Flexibility key in hunting investment yield

Flexibility key in hunting investment yield

Interest rates may finally be on the rise, at least on one side of the Atlantic, after years of low rates. Despite this, caution is evident among re/insurers’ chief investment officers (CIOs), treasurers and chief financial officers (CFOs). A focus on maintaining flexibility within the investment portfolio is a common thread, as unpredictable geopolitical events have schooled CIOs into staying cautious.

Most CIOs Reactions spoke to seem to be keeping investment risk appetite relatively low or unchanged, despite traces of optimism about economic prospects. “Our risk appetite remains the same. There’s a greater focus on political volatility this year,” says Paul Cooper, chief finance and operations officer at Sompo Canopius.

Politics represent the biggest fear among insurers’ investment heads. The art of the possible it may be, but after a year of political upsets in 2016 – particularly the UK’s Brexit referendum shock result to quit the EU, followed by Donald Trump’s surprise election to as the 45th US President – anticipating political fallout is fraught with difficulty.

Political risk

“Politics is the real wild card,” says Bryan Fagan, CIO at Zurich Insurance, the Swiss insurance group’s EU subsidiary in Dublin. “If we have what amounts to a trade war, then all bets are off. The ability to plan for such border tax scenarios is limited.”

Event risk concerns James Kenney, CIO at Novae, suggesting flexibility is essential for navigating political risk pitfalls. He highlights the upcoming French election in the spring and then Germany’s elections in the summer. “Those two are key events for this year,” he says. 

The Netherlands also soon goes to the polls, while a rise in populist politics has been seen across countries. “This could cause an excessive amount of market volatility,” warns Ian Coulman, CIO of Pool Re, the UK’s terrorism mutual reinsurer.

“Marine Le Pen wants to get rid of the euro, and redenominate approximately 80% of French euro denominated debt to a new French franc. Such a move, according to ratings agencies, would be a technical default, as well as imperilling the future of the single currency in Europe,” says Coulman, responsible for an investment portfolio, about 10% of which is denominated in euro currency.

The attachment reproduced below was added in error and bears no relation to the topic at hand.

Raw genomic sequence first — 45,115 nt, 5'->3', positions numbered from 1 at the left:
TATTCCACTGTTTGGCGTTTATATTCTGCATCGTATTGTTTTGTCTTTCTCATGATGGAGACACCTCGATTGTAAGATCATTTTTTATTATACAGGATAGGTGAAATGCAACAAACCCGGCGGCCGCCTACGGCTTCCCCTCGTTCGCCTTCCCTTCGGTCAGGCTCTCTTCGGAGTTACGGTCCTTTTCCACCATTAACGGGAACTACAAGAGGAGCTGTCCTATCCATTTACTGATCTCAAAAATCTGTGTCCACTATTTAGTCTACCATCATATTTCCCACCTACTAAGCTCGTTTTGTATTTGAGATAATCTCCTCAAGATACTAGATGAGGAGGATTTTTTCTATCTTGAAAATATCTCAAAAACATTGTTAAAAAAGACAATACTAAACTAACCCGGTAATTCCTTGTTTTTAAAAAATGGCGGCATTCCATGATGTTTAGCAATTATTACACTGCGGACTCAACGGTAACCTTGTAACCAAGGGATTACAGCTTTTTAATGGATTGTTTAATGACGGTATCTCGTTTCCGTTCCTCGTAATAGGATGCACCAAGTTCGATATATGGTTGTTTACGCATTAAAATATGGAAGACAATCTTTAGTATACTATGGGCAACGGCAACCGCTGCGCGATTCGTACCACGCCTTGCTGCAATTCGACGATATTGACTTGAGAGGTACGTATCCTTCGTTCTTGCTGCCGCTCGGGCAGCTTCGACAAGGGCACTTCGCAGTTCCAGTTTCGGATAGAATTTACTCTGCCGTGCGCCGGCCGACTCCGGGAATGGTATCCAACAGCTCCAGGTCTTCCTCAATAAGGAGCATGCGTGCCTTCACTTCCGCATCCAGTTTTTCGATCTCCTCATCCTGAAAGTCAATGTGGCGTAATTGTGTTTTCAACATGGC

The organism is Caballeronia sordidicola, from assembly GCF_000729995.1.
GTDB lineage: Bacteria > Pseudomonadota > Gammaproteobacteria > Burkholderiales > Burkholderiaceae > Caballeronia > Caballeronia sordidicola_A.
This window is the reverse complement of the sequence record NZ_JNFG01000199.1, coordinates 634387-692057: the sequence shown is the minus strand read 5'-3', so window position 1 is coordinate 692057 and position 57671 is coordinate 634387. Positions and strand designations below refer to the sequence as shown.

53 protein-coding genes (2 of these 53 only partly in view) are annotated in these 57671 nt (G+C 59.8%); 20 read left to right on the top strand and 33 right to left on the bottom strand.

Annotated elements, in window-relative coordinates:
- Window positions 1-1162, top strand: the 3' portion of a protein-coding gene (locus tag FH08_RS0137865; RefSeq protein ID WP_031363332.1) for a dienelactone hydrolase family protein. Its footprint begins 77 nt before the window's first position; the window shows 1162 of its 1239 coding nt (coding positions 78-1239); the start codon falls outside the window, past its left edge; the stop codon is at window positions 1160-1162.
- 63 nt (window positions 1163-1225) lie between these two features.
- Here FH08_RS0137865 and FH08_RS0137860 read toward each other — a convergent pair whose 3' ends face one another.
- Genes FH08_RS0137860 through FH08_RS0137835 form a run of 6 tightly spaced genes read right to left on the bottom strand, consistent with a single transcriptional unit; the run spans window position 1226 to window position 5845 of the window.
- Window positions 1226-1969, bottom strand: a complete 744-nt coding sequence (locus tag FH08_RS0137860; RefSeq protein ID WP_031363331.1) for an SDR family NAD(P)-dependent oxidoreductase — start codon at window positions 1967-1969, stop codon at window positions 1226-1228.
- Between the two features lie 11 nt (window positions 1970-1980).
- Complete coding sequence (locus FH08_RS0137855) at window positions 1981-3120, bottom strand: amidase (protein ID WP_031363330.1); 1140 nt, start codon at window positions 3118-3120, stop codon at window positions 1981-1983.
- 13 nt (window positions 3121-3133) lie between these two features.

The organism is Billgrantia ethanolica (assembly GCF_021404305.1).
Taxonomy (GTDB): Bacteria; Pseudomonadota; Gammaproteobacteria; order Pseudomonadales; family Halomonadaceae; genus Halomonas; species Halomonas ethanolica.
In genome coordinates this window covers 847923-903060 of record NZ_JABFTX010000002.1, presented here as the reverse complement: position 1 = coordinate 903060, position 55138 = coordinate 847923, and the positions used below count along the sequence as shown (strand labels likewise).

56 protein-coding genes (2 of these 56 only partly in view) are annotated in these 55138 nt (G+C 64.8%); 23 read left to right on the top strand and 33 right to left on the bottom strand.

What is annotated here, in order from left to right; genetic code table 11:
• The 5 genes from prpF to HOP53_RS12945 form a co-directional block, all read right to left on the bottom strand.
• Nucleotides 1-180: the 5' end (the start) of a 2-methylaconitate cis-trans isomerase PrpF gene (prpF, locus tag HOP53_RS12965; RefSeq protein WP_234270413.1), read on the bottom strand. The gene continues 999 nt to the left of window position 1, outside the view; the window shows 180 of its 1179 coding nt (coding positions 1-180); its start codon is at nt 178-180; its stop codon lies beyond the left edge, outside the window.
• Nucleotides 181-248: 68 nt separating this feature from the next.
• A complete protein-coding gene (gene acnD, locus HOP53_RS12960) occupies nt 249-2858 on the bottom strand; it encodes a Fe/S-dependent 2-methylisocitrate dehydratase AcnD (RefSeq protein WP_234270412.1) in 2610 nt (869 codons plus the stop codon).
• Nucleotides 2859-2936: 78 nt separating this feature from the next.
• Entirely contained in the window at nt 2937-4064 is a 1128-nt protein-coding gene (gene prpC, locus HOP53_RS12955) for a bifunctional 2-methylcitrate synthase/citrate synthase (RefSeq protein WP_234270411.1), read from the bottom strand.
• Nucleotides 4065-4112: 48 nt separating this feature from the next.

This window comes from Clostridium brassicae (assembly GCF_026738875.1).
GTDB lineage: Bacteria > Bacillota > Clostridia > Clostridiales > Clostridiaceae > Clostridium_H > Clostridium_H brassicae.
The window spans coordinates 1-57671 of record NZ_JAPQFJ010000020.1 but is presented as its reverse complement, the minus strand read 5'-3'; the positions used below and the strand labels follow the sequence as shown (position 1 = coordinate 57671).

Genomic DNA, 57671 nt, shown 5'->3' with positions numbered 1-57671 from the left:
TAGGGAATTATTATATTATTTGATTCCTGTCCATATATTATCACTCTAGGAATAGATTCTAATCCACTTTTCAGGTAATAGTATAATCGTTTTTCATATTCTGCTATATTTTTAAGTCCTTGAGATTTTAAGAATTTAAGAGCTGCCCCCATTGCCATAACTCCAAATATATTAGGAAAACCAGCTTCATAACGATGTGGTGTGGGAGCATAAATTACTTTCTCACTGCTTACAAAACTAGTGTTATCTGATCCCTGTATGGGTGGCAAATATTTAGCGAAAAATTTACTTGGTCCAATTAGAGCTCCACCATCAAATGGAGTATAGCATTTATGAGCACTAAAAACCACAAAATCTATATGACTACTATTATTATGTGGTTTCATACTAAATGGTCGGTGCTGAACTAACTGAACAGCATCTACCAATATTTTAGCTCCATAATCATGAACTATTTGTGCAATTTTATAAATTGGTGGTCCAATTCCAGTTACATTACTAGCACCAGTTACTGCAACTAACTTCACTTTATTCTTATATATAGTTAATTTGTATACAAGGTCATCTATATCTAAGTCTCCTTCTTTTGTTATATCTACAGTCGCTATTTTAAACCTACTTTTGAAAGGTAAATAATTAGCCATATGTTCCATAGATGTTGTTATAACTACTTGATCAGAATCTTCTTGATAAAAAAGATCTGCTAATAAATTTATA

Fagan says his firm has cut back its holdings of French and Italian treasuries. However, if insurers play too much at being political pollsters and then get it wrong the market would be unforgiving, he notes. “If we think the French election will have a negative outcome we’d reduce our risk, but if that doesn’t happen then the market will run away and we’ll have lost an opportunity,” says Fagan.

Kenney also notes China’s economic slowdown as a source of market unrest. “We’ve seen China causing volatility in the market on a few occasions over the last couple of years, with an equity market sell off from poorer than expected economic growth and worries about China’s debt markets,” he says.

Greece’s ongoing economic woes are on the radar again, Kenney points out, with concern about whether the European Commission and the International Monetary Fund can come to an agreement to extend the southern European country’s bailout package.

He reveals Novae has nudged its risk levels back to target, after Brexit-related volatility caused the London market firm to reduce its tolerance slightly before and after the UK referendum, which sent the pound tumbling against the US dollar. The re/insurer ran the rest of 2016 at the lower end of its target risk levels.

“We’ve now increased our risk levels back to target, after the November US election. That’s not a change in our central expectations but a change in the potential upside,” says Kenney. “We think there’s now a greater possibility for increased economic growth in the next few years. This change is a result of policy statements on infrastructure spending and a reduction in the corporate tax level. Both those things can raise economic growth, although there are serious concerns over trade.”

This is itself a best guess for a more optimistic scenario, based on the ability of broader Republican economic interests to trump President Trump’s wilder protectionist tendencies. It is still too early to predict how Trump’s tweets might turn into policies. Nevertheless, the basic forecast remains unchanged, hinting at the potential downsides as much as the ups.

Coulman is similarly taken up with geopolitical worries, particularly regarding Trump in the US. “There’s the potential for trade wars,” he says. “There’s also talk of spending billions on infrastructure, which, while good for economic growth, has inflation implications. Where are all those dollars coming from?” There is also reduction in corporation tax planned, which is also creating some optimism, while immigration reform, in terms of who is allowed into the country, has big implications for employment.”